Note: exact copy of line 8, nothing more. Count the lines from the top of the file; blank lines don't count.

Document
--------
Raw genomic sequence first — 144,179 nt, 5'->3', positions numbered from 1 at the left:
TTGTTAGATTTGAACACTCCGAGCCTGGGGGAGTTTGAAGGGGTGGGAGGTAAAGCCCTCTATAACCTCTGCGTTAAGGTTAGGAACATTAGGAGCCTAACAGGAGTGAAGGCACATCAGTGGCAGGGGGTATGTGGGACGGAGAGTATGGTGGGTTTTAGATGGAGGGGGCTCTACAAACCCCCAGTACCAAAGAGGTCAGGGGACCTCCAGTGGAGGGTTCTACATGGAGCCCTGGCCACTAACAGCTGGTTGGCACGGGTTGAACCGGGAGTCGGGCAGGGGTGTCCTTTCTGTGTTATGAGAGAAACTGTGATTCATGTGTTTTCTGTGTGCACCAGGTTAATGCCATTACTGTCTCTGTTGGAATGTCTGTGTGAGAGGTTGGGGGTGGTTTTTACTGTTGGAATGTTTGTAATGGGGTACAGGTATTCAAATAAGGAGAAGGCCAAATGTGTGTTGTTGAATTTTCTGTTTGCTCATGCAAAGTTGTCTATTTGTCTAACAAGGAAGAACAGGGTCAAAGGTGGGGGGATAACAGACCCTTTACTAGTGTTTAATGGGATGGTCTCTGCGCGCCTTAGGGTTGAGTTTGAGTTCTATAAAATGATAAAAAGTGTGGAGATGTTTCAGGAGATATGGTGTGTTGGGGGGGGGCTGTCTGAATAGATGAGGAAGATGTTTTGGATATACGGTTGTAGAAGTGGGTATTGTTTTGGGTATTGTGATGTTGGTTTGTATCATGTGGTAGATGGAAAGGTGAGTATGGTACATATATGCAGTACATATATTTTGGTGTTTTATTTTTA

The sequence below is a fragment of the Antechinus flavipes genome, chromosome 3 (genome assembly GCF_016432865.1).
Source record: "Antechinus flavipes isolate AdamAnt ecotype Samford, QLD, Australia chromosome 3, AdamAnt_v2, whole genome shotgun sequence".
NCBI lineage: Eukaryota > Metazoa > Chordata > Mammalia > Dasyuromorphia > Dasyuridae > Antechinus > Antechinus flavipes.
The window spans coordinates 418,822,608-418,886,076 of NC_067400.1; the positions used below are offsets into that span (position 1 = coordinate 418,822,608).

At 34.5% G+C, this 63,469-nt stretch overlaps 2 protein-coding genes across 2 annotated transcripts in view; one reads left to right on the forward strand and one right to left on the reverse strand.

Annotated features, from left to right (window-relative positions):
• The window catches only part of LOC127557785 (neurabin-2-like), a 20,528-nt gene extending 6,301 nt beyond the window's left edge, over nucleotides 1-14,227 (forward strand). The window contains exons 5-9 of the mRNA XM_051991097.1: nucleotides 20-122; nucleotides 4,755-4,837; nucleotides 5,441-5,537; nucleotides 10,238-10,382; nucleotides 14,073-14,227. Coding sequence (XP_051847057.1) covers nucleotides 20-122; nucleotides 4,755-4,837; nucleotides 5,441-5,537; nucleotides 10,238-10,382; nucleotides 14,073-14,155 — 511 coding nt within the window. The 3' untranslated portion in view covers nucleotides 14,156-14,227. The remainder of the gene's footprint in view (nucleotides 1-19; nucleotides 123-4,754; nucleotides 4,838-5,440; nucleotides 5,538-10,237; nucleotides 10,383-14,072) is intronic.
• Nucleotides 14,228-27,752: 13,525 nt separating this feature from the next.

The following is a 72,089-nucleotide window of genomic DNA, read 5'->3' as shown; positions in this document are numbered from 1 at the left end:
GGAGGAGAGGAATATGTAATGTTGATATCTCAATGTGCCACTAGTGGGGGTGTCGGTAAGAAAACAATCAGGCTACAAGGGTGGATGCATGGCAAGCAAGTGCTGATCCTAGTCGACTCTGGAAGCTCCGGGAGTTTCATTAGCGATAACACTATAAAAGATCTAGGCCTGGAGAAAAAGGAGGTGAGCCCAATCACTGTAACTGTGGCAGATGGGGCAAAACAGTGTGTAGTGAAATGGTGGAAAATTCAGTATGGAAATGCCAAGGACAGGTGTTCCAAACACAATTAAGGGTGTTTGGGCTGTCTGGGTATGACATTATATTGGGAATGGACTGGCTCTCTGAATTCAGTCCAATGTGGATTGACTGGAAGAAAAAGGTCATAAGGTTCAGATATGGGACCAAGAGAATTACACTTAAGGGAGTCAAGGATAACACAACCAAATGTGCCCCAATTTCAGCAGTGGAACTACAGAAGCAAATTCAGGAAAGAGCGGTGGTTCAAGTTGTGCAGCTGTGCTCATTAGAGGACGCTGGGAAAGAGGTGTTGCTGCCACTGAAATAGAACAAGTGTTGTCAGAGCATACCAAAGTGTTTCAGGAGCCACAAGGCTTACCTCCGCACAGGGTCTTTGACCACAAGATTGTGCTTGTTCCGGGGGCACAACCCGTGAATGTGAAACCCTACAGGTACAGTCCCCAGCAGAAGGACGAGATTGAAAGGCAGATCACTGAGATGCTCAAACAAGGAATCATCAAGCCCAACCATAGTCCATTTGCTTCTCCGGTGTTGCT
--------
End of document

Annotated features, from left to right (window-relative positions):